Oil giants PetroChina Co and Royal Dutch Shell have made a joint A$3.3 billion ($3 billion) bid to acquire Arrow Energy Ltd, an Australian coal-seam gas developer.
Analysts said the move would boost PetroChina's gas portfolio and also help speed up its initiatives for new energy.
Arrow Energy on Monday said in a statement that it has received a formal proposal from a company jointly owned by Royal Dutch Shell and PetroChina. Under the proposal submitted, Arrow shareholders would get $4.45 cash per share plus a stake in a new entity comprised of Arrow's international business.
Arrow claims to have the largest reserves of natural gas in Australia's northeastern state of Queensland.
"It is a good deal for the Australian company," said Han Xiaoping, chief information officer of domestic energy portal China5e.com. "Through the deal Arrow Energy can get an entry into the Chinese market, which is full of opportunities."
Coal-seam gas, which is commonly known as coal-bed methane, has similar components like natural gas. China plans to increase its annual coal-bed methane output to 10 billion cubic meters in 2010.
PetroChina is one of the main developers of coal-bed methane domestically. However, large-scale development of the gas is still hampered by issues like technological constraints, said Han.
"Through the acquisition of the Australian company, PetroChina can get access to advanced technologies, which would help in further energy development," said Han.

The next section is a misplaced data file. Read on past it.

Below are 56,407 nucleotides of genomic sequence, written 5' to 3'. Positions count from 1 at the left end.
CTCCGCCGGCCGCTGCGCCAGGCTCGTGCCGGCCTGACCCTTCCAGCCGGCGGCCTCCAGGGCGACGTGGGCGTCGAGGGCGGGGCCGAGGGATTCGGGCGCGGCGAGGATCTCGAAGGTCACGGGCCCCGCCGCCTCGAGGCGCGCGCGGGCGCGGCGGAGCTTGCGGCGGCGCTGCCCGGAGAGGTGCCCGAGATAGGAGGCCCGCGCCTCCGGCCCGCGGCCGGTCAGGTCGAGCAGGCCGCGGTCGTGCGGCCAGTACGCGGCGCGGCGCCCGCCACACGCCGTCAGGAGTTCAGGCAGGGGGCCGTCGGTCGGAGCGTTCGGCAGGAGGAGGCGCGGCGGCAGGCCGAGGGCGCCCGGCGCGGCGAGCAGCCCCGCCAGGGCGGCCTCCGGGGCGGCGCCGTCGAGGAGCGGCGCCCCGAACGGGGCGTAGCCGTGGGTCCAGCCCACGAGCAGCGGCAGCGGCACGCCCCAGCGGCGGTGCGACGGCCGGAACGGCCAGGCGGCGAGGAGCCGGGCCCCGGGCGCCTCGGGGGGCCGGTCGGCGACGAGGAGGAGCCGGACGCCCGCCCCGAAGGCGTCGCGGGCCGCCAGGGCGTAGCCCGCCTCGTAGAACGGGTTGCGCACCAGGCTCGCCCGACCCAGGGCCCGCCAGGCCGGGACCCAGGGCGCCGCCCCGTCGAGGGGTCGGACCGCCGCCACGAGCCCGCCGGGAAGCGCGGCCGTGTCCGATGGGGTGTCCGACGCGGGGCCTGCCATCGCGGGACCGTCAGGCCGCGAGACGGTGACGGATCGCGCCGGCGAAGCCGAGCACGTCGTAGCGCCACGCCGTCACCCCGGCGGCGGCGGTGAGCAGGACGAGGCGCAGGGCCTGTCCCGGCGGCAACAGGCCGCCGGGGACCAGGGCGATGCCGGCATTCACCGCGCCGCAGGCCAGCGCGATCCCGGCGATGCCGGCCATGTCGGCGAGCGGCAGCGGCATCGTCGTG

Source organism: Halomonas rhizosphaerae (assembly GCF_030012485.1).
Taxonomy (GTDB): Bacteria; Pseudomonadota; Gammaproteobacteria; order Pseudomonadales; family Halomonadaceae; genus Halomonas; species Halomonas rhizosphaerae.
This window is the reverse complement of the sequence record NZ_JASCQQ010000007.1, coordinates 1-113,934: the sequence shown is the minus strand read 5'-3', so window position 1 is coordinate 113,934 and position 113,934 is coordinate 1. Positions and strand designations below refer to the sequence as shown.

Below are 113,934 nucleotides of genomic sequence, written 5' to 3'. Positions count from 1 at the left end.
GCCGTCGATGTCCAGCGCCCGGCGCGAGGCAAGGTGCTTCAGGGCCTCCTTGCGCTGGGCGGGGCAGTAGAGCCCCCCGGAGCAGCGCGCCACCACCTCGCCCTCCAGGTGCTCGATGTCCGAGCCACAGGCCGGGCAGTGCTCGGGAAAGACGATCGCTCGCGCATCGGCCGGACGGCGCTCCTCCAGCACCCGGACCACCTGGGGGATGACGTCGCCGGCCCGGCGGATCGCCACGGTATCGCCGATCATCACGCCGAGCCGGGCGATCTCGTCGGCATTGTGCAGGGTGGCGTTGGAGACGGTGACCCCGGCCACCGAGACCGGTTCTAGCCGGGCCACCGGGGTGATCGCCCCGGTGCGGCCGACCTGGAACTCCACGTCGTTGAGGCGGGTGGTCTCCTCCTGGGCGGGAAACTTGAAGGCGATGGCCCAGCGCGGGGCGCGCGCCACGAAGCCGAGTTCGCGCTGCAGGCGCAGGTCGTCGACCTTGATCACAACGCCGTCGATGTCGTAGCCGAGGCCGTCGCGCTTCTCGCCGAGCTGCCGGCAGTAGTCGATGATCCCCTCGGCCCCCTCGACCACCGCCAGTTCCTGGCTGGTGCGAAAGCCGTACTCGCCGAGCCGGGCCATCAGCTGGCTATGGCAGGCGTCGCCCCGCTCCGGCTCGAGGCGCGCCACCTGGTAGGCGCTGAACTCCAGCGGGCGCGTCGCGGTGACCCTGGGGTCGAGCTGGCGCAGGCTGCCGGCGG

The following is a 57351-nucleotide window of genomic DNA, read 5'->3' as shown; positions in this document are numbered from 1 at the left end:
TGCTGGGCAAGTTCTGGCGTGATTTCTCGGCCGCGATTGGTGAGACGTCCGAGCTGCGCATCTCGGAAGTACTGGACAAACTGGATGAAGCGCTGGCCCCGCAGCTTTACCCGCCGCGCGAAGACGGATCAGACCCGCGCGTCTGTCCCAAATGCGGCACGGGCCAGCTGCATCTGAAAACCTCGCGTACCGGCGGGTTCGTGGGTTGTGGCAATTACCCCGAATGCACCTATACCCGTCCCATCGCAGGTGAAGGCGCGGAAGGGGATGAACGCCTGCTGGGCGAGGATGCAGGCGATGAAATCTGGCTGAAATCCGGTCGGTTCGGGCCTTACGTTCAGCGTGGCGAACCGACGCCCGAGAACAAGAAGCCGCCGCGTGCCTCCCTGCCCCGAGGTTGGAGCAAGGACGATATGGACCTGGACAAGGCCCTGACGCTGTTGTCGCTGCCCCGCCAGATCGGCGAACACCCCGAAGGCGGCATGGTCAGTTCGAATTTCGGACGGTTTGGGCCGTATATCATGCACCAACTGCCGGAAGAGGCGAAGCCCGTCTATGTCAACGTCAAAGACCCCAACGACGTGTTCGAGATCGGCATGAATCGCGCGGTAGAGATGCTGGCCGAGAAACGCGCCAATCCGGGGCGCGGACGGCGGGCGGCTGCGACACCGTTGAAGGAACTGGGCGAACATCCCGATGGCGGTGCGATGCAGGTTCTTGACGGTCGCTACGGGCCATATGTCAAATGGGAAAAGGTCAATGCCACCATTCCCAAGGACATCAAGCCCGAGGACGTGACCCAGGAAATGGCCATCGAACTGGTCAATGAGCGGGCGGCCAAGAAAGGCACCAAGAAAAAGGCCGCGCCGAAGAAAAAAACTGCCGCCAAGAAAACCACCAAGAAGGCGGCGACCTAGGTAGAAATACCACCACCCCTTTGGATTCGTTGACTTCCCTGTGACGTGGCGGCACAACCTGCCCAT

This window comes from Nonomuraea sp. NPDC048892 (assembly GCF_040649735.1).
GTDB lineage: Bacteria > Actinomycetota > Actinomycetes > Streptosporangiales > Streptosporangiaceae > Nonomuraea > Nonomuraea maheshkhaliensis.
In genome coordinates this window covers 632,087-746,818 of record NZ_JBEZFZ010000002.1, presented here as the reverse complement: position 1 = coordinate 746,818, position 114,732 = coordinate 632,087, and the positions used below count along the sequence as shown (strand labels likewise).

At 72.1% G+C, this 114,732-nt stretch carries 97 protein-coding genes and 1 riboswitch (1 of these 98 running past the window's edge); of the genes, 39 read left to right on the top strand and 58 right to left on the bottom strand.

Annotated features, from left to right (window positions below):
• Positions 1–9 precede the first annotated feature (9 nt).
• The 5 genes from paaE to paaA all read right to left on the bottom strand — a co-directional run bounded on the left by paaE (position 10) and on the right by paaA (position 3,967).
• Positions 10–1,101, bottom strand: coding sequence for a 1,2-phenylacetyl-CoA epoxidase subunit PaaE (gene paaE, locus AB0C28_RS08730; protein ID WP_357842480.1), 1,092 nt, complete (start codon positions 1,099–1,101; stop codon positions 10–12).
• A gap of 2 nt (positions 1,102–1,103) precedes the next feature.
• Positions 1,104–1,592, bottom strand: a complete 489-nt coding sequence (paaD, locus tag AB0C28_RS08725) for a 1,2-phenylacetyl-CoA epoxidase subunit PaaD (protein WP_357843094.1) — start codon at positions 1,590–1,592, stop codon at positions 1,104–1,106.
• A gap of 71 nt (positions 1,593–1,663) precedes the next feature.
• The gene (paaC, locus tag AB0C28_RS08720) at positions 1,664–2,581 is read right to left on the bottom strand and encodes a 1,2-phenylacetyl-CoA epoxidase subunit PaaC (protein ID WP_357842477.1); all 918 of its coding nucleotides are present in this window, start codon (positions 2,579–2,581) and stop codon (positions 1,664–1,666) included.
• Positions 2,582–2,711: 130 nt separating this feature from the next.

PetroChina could also utilize the technology for gas development in other countries, he said.
China has seen rapid growth in natural gas consumption in recent years. But, with domestic consumption unable to keep pace with output, the country has to import more gas from overseas.
Coal-bed methane is an effective measure for the country to reduce its reliance on imports, said Han.
Analysts said the partnership with Shell will reduce the risks involved in overseas acquisitions for the Chinese oil company.
The offer to acquire Arrow Energy is the latest step by PetroChina in its overseas expansion plans. The company's overseas development will focus on the Middle East, Africa, and South America this year, said Jiang Jiemin, president of PetroChina's parent China National Petroleum Corp (CNPC).
"Iraq will still be our focus for overseas development," Jiang told China Daily on Monday on the sidelines of the ongoing annual National People's Congress session.
The company is also looking for opportunities in Iran, said Jiang.
China's crude oil imports are likely to go up by 9.1 percent this year to 212 million tons, according to a report from CNPC.
The nation's oil dependency reached alarming levels last year with imports accounting for 52 percent of the total consumption, Customs figures showed. Imports of more than 50 percent are globally considered to indicate an energy security alert.
Analysts said China should further diversify its oil import sources for sustainable supplies. At present the Middle East, Africa and the Asia-Pacific are the three main regions that supply crude oil to the country.